Akron Children’s Hospital has announced its plans to build a $200 million expansion of its campus in downtown Akron. The project is called ”Building on the Promise” and will help the hospital keep up with the increase in patients and services.
This is Akron Children’s first major project in 22 years. The centerpiece of the plan is a new critical care tower at the intersection of Locust and Exchange streets. It will feature a new neonatal intensive care unit with individual rooms for each of the hospital’s patients and their parents, a new emergency department with enough room to meet current and future patient volumes, outpatient surgical suites and a dedicated space for several of the hospital’s pediatric subspecialty programs.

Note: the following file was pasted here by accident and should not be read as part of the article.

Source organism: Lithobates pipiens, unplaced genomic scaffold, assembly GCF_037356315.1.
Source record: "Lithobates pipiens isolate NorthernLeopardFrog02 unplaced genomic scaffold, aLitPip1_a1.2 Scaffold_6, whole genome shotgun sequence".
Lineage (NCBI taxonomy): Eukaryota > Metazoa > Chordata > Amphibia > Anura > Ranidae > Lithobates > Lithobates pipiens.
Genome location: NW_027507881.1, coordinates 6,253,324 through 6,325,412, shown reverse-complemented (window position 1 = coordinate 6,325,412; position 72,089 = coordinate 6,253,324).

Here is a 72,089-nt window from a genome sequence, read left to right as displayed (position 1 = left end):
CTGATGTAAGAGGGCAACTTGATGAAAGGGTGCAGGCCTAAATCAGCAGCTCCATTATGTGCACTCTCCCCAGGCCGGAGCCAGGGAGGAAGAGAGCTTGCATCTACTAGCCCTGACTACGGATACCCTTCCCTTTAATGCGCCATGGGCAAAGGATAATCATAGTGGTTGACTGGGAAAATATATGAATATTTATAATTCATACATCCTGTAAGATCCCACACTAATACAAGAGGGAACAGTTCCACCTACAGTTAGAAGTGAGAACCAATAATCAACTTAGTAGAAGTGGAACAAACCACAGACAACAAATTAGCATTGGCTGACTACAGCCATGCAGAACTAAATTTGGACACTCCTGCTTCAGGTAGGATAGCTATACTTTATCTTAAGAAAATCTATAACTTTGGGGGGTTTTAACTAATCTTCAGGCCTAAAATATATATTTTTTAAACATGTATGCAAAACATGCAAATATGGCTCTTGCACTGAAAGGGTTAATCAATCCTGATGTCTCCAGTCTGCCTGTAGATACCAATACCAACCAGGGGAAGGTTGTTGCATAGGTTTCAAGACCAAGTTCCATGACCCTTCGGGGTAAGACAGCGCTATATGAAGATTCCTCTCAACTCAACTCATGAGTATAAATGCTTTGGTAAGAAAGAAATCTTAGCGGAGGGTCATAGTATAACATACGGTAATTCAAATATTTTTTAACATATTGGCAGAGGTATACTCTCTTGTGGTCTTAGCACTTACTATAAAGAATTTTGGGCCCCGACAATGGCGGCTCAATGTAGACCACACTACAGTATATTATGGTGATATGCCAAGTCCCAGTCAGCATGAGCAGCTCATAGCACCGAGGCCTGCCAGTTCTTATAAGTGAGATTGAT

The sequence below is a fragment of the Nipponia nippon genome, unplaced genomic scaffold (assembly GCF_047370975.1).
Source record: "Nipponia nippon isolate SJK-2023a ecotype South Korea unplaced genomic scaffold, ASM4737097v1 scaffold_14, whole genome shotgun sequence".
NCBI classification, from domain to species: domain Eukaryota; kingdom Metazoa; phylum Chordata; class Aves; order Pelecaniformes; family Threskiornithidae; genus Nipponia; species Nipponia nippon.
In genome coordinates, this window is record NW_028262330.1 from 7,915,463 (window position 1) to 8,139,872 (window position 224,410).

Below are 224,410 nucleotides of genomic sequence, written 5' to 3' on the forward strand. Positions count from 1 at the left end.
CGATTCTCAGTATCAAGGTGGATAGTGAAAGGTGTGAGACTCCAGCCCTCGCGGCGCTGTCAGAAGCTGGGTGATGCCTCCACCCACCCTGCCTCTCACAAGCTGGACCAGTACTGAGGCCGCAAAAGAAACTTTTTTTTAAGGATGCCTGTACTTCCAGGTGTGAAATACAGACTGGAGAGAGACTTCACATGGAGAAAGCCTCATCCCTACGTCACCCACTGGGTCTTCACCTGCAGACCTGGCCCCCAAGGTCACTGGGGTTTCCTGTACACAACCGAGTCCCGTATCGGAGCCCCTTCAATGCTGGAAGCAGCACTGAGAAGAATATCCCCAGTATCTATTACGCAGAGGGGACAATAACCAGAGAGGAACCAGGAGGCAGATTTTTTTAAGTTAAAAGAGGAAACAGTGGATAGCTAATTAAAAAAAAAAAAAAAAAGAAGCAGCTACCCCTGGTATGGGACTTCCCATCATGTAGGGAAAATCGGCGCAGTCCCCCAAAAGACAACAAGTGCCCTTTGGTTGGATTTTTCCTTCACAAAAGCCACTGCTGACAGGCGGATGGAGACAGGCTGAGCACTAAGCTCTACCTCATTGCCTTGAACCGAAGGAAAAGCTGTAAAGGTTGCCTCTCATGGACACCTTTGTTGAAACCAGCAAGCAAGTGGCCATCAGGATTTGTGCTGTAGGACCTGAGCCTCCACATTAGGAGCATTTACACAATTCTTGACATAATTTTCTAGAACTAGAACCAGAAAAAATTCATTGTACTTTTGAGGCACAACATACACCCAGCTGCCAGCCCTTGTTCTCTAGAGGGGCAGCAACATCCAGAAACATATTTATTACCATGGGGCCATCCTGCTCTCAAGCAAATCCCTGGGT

“Our patient volumes have increased significantly, and we are seeing patients from (greater) distances. Our main campus will always be the place for trauma cases and children needing the most critical care,” said Bill Considine, president & CEO of the hospital.
The new tower will be built using a process known as “Integrated Lean Project Delivery.” It is expected to improve productivity, eliminate waste, enhance the overall patient experience as well as reduce the project’s overall cost.
Akron Children’s Hospital also plans to expand the Ronald McDonald House of Akron and build a six-level, 1,200-space parking deck and a child-focused patient and visitor welcome center.
A combination of public financing, the use of its internal reserves and philanthropy will help pay for the project. Akron Children’s will launch a capital campaign to raise $50 million for the critical care tower and $10 million for the Ronald McDonald House expansion. Construction will begin in the spring of 2013. The project is expected to be completed in 2015.
A number of companies are helping with project management, including the Boldt Co. of Appleton, Wis.; KLMK Group of Richmond, Va.; HKS Inc. of Dallas; and the Welty Building Co. and Hasenstab Architects Inc., both of Akron.
Image courtesy of Akron Children’s Hospital.